New twist to Buyanga property fraud case

HARARE - A Harare man who reportedly lost his house to business tycoon Frank Buyanga has claimed a firm that bought his foreclosed property was actually the businessman’s shelf company, a magistrates’ court heard yesterday.

Stephen Nyoka made the claim as he was testifying in a case in which Buyanga is, however, not the one being charged for the fraud but a property manager, Bishop Jeche, 45, and his company — East Rivet Investments (Private) Limited.

Jeche allegedly lied that they had become the property’s owners after buying the house for $35 000 from Buyanga.

Jeche and his company are being charged with perjury, money laundering and fraud before Harare magistrate Hosea Mujaya on September 13.

The complainant is the State represented by Stephen Leonard Nyoka.

Prosecutor Michael Reza alleged that sometime in August 2009, Nyoka entered a loan agreement of $19 000 with Buyanga and his company Orton’s Drift Properties.

The terms of the loan were that an interest of 10 percent per month would be paid together with the capital within three months.

However, since Buyanga’s company was not a registered money lender, the loan agreement was to be concealed by disguising it through a simulated agreement of sale of Nyoka’s house number 6 Danbury Avenue, Mabelreign in Harare.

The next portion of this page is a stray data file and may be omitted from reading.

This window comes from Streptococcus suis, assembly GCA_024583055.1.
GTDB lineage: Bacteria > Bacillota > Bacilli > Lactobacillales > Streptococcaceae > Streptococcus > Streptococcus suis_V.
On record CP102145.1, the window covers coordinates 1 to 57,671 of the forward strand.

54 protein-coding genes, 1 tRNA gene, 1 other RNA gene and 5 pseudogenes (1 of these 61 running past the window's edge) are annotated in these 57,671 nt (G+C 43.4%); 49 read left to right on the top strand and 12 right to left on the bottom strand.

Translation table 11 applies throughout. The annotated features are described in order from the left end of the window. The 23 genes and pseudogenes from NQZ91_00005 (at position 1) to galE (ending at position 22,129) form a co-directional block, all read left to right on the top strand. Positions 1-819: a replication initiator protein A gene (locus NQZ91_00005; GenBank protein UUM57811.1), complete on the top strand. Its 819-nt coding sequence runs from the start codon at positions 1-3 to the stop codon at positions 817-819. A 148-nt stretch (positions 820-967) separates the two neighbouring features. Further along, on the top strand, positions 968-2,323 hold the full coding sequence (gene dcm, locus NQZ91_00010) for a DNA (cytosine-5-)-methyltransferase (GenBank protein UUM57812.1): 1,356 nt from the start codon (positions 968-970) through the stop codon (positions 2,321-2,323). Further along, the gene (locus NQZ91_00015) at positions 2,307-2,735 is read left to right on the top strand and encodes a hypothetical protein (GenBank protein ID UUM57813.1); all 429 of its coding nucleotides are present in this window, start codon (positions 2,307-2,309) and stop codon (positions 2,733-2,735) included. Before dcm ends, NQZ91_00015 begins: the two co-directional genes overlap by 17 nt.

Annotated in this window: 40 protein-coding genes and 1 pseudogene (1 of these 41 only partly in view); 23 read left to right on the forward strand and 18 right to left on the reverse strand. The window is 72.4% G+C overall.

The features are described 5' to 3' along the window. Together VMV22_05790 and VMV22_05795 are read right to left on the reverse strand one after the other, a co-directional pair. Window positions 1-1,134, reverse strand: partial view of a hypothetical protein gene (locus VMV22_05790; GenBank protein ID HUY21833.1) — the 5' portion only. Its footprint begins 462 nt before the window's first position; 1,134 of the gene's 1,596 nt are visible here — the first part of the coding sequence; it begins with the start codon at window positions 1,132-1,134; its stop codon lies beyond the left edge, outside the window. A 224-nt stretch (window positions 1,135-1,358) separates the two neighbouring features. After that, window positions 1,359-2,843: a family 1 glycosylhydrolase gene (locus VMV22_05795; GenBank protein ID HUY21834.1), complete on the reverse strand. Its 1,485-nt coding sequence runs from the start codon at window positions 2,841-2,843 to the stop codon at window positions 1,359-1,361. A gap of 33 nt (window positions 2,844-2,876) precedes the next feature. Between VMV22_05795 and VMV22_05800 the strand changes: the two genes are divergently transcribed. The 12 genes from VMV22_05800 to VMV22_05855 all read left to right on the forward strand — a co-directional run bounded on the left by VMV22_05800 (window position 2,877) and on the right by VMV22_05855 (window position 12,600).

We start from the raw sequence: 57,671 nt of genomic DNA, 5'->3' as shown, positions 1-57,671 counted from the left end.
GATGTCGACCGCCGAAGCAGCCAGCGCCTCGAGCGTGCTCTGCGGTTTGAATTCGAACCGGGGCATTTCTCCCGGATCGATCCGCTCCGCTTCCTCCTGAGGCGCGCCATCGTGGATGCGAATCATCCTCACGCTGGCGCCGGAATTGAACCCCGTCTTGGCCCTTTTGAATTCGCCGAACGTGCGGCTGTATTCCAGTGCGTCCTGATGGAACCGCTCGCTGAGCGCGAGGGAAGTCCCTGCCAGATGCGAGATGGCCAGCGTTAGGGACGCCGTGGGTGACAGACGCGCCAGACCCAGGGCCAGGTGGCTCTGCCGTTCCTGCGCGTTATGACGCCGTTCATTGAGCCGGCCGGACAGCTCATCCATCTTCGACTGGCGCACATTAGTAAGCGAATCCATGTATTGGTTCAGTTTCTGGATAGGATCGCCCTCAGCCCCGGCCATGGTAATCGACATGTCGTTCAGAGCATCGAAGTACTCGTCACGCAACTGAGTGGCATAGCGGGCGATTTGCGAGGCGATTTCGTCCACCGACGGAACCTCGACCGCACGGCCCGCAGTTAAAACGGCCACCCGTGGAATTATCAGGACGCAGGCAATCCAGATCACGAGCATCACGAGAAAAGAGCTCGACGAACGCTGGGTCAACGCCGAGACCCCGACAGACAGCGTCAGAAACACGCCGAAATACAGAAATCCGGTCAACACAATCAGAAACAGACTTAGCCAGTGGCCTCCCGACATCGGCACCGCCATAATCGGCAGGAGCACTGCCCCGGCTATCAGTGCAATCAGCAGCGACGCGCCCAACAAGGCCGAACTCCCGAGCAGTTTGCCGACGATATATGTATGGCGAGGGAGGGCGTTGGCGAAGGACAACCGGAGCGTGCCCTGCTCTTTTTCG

Nyoka insists that East Rivet Investments was actually one of Buyanga’s companies and that documents were manufactured to process deeds transfer of his house behind his back.

He has since been evicted from the property following issuance of a High Court order that endorsed Jeche as the rightful owner.

“I realised that Buyanga owned several shelf companies including the one purported to be the accused person’s and I was never interviewed by Zimbabwe Revenue Authority in connection with a capital gains clearance certificate as per procedure,” Nyoka said.

“I later discovered that Buyanga doctored one to empower himself to process transfer of my property. I was not selling my house but just acquired the loan and I feel the property belongs to me because transfer was fraudulently executed.’

However, Admire Rubaya disputed that saying ownership of a property was only ascertained through a title deed registered in the owner’s name.

He said because there was no court order substantiating that the property could have been transferred illegally, Nyoka’s claims were baseless.

“You want to use criminal proceedings to resuscitate your ownership of the said property? For that reason you would want the court to convict the accused person so that you may say ownership was bedevilled by fraud?’’ Rubaya asked.

Rubaya added that Nyoka had made various fruitless efforts to nullify court orders that had been passed in favour of Jeche as he was now deemed the legal owner of the property.

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